EMV stands for ‘Europay, Mastercard, and Visa’ and it represents the new worldwide standard for credit card payments employed to make credit card transactions more secure. EMV cards contain a microchip, or ‘smart chip,’ which securely stores data, making credit card payments safer.

The primary reason for the EMV shift in the United States is credit card fraud. The US accounts for 50% of credit card fraud worldwide. In 2014, half of the fraud in the US came from counterfeit cards. With the amount of fraud steadily increasing, EMV proposes a more secure payment method to help decrease the prevalence of credit card fraud.

EMV vs. Magnetic Stripe

For decades, magnetic-stripe cards have been the most widely-used standard for payments in the US. The biggest difference between EMV cards and magnetic-stripe cards is the level of security.

An EMV chip-enabled card has a small computer chip embedded in the front of the card. This chip contains information about the cardholder. To make a payment, the cardholder inserts their card into an EMV-compatible terminal and waits for the transaction to finish.

A magnetic-stripe card has the recognizable black stripe on the back. The information stored on the magnetic stripe is unchanging and virtually unprotected. The data is easily accessible and can be quickly duplicated by fraudsters.

When a transaction takes place on an EMV card, the smart chip generates a unique transaction code than can only be used once, making it far more difficult for criminals to duplicate a cardholder’s financial information.

The Liability Shift Associated with EMV Migration in the US

In October 2015, the liability for credit card fraud was shifted from credit card issuers to merchants. This acted as a way to encourage merchants to switch to EMV POS terminals.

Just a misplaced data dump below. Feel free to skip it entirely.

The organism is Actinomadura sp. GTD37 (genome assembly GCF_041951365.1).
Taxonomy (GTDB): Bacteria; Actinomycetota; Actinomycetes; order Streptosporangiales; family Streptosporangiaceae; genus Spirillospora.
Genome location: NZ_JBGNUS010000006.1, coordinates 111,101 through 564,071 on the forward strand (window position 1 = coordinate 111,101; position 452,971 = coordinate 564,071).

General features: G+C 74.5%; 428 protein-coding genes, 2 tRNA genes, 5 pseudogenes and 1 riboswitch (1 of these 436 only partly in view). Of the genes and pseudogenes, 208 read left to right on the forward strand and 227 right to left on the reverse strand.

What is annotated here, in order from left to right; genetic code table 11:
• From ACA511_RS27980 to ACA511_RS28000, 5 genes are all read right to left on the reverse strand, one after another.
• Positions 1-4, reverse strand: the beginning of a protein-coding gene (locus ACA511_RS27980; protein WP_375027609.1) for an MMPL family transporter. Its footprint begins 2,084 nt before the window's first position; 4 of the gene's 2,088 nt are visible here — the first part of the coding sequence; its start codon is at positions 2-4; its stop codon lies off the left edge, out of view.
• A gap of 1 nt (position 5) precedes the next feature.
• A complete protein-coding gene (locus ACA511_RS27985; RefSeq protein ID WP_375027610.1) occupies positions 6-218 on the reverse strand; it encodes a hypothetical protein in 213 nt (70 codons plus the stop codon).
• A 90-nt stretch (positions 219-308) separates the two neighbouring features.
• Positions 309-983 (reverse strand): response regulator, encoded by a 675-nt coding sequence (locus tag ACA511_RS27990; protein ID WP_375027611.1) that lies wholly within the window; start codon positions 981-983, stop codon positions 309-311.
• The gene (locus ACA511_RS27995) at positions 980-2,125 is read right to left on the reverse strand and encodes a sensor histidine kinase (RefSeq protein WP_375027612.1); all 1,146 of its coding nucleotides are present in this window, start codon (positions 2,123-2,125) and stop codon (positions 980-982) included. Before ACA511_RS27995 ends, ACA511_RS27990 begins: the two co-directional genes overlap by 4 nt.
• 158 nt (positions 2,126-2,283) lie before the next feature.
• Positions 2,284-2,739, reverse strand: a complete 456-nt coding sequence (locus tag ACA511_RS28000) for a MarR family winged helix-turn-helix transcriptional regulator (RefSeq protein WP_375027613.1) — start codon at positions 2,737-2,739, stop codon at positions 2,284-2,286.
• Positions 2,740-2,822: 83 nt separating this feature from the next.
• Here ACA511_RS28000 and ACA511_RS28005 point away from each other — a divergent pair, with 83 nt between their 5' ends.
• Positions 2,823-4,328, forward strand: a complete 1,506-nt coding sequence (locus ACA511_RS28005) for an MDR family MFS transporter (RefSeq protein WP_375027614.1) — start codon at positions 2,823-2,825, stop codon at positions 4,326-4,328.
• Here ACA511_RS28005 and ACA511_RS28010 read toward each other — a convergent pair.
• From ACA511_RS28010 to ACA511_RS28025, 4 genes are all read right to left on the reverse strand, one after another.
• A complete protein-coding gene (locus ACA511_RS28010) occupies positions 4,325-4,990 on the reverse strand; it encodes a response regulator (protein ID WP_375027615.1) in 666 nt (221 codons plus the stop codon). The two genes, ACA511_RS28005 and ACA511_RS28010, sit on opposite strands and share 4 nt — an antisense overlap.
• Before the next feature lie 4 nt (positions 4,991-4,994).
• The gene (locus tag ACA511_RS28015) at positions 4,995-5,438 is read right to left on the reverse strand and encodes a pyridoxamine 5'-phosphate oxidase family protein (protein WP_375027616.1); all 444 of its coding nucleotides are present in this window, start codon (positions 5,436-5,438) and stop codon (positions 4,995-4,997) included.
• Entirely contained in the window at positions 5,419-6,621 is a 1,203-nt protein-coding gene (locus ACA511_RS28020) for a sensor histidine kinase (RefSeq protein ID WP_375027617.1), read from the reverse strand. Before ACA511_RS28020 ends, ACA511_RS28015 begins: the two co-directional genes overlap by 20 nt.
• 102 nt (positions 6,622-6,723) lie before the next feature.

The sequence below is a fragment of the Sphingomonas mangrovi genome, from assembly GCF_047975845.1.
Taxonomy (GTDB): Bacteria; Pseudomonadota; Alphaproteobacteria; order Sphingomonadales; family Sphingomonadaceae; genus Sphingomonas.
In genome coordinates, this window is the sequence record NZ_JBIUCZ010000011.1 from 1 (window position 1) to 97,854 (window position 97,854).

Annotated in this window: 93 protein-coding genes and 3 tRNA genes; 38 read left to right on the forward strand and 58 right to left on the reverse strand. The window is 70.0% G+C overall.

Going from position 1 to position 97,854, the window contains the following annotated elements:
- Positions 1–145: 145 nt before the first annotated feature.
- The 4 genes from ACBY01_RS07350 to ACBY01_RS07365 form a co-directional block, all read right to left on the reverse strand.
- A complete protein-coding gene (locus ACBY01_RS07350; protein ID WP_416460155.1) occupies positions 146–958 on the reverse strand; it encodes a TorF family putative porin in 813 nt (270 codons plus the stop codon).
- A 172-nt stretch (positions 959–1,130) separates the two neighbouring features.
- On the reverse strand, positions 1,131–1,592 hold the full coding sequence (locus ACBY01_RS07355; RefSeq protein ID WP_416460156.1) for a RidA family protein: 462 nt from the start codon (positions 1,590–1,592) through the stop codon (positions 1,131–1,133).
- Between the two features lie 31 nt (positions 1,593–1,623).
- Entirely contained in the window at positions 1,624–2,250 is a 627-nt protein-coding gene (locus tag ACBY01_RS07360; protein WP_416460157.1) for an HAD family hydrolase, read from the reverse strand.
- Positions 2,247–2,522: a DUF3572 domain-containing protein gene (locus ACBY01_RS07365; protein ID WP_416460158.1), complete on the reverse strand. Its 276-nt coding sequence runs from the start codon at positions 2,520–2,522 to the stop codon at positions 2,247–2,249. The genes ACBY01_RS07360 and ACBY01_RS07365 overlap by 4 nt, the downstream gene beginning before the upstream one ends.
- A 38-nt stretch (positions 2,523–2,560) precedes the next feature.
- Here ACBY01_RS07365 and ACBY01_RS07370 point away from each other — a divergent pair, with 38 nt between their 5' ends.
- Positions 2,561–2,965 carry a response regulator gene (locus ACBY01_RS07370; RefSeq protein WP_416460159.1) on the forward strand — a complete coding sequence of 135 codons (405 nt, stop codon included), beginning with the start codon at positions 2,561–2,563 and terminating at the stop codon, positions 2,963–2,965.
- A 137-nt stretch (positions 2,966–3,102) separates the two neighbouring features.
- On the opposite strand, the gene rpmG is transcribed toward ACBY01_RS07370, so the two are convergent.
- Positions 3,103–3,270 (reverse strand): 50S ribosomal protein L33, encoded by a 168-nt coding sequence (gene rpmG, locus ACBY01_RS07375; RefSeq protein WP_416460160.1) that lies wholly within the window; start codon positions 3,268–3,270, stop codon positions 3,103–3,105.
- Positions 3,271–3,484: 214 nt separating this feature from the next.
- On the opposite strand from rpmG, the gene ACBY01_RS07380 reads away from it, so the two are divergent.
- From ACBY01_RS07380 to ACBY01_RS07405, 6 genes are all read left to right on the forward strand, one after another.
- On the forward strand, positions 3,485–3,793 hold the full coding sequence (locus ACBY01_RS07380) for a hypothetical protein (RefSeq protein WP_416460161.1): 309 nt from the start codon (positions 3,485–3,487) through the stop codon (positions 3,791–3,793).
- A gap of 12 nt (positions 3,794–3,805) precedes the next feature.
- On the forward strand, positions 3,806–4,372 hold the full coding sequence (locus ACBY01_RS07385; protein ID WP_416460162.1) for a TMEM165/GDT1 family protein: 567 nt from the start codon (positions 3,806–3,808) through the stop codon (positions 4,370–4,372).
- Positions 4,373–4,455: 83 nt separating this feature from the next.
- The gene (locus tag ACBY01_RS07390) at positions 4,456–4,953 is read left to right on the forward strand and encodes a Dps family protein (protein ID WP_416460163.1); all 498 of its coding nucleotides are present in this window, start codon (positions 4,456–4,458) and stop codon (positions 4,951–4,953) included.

The liability shift means that any merchant who hasn’t switched to a EMV-compatible terminal is liable for fraudulent charges that may have been prevented had they switched to the more secure technology.

Reasons Why Merchants Should Switch to EMV

  • Increased security – You can fight fraudsters and decrease fraud at your business.
  • EMV benefits for your customers – EMV is now the preferred payment method for most customers.
  • Avoid liability costs – Once you switch, you are no longer liable for chargebacks from counterfeited cards.
  • EMV is a worldwide standard – International tourists visiting the US can use their own cards, encouraging extra spending and ease of mind when making purchases.

EMV & E-Commerce Businesses

EMV has made point-of-sale payments more secure with smart chips embedded in credit cards. These security measures are only available when a customer has physical possession of their card.

So how does EMV affect eCommerce businesses where transactions are made without a physical card?

Although there is no combined solution for both POS and ecommerce transactions, there is emerging technology that has already been established in Europe.

MasterCard’s oneSMART Authentication and VISA’s Dynamic Passcode Authentication programs enable secure payments in card-not-present situations.  These security measures increase customer confidence when making purchases online and provide eCommerce businesses with heightened security against fraud.

The 2016 EMV migration is well underway in the United States with the hope that credit card fraud is reduced and customers can confidently make purchases without fear. Although EMV won’t get rid of fraud completely, it is a huge step towards fighting credit card fraud worldwide.